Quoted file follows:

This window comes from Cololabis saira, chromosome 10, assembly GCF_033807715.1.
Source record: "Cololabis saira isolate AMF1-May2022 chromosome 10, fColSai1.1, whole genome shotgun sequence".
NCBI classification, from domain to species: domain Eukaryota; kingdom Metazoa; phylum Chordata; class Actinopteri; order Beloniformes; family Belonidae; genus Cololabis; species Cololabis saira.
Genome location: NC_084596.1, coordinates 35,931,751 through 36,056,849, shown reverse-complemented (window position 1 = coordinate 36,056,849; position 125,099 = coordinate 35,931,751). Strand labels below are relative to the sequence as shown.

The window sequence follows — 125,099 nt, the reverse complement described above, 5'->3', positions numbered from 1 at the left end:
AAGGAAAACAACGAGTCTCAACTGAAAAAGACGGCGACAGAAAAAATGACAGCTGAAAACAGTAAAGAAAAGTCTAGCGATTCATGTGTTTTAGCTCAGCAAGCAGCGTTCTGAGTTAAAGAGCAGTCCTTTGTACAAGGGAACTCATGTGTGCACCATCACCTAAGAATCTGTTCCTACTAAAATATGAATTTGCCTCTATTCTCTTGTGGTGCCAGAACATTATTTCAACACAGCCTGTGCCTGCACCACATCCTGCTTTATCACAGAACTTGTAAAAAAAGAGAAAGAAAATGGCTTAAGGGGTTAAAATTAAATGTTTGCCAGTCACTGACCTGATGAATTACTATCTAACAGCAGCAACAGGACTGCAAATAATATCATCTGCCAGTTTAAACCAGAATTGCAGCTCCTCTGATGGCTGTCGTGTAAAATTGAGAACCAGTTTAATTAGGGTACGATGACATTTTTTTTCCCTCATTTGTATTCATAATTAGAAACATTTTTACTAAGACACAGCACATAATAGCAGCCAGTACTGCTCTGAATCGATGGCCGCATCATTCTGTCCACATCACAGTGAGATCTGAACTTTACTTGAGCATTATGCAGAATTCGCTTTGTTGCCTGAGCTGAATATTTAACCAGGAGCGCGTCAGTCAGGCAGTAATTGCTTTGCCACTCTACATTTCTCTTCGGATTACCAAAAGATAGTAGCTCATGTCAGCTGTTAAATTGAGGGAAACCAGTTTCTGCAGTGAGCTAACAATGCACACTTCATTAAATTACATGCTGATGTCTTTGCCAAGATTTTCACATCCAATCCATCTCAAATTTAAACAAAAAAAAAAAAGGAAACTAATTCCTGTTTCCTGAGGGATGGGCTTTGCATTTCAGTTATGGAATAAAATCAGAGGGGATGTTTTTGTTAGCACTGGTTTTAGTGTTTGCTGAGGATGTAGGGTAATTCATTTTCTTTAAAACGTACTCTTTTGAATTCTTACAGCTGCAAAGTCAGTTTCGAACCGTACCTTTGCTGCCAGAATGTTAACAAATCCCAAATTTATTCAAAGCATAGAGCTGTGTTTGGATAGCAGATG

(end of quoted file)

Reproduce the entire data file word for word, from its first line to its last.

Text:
This window comes from Cololabis saira, chromosome 10, assembly GCF_033807715.1.
Source record: "Cololabis saira isolate AMF1-May2022 chromosome 10, fColSai1.1, whole genome shotgun sequence".
NCBI classification, from domain to species: domain Eukaryota; kingdom Metazoa; phylum Chordata; class Actinopteri; order Beloniformes; family Belonidae; genus Cololabis; species Cololabis saira.
Genome location: NC_084596.1, coordinates 35,931,751 through 36,056,849, shown reverse-complemented (window position 1 = coordinate 36,056,849; position 125,099 = coordinate 35,931,751). Strand labels below are relative to the sequence as shown.

The window sequence follows — 125,099 nt, the reverse complement described above, 5'->3', positions numbered from 1 at the left end:
AAGGAAAACAACGAGTCTCAACTGAAAAAGACGGCGACAGAAAAAATGACAGCTGAAAACAGTAAAGAAAAGTCTAGCGATTCATGTGTTTTAGCTCAGCAAGCAGCGTTCTGAGTTAAAGAGCAGTCCTTTGTACAAGGGAACTCATGTGTGCACCATCACCTAAGAATCTGTTCCTACTAAAATATGAATTTGCCTCTATTCTCTTGTGGTGCCAGAACATTATTTCAACACAGCCTGTGCCTGCACCACATCCTGCTTTATCACAGAACTTGTAAAAAAAGAGAAAGAAAATGGCTTAAGGGGTTAAAATTAAATGTTTGCCAGTCACTGACCTGATGAATTACTATCTAACAGCAGCAACAGGACTGCAAATAATATCATCTGCCAGTTTAAACCAGAATTGCAGCTCCTCTGATGGCTGTCGTGTAAAATTGAGAACCAGTTTAATTAGGGTACGATGACATTTTTTTTCCCTCATTTGTATTCATAATTAGAAACATTTTTACTAAGACACAGCACATAATAGCAGCCAGTACTGCTCTGAATCGATGGCCGCATCATTCTGTCCACATCACAGTGAGATCTGAACTTTACTTGAGCATTATGCAGAATTCGCTTTGTTGCCTGAGCTGAATATTTAACCAGGAGCGCGTCAGTCAGGCAGTAATTGCTTTGCCACTCTACATTTCTCTTCGGATTACCAAAAGATAGTAGCTCATGTCAGCTGTTAAATTGAGGGAAACCAGTTTCTGCAGTGAGCTAACAATGCACACTTCATTAAATTACATGCTGATGTCTTTGCCAAGATTTTCACATCCAATCCATCTCAAATTTAAACAAAAAAAAAAAAGGAAACTAATTCCTGTTTCCTGAGGGATGGGCTTTGCATTTCAGTTATGGAATAAAATCAGAGGGGATGTTTTTGTTAGCACTGGTTTTAGTGTTTGCTGAGGATGTAGGGTAATTCATTTTCTTTAAAACGTACTCTTTTGAATTCTTACAGCTGCAAAGTCAGTTTCGAACCGTACCTTTGCTGCCAGAATGTTAACAAATCCCAAATTTATTCAAAGCATAGAGCTGTGTTTGGATAGCAGATG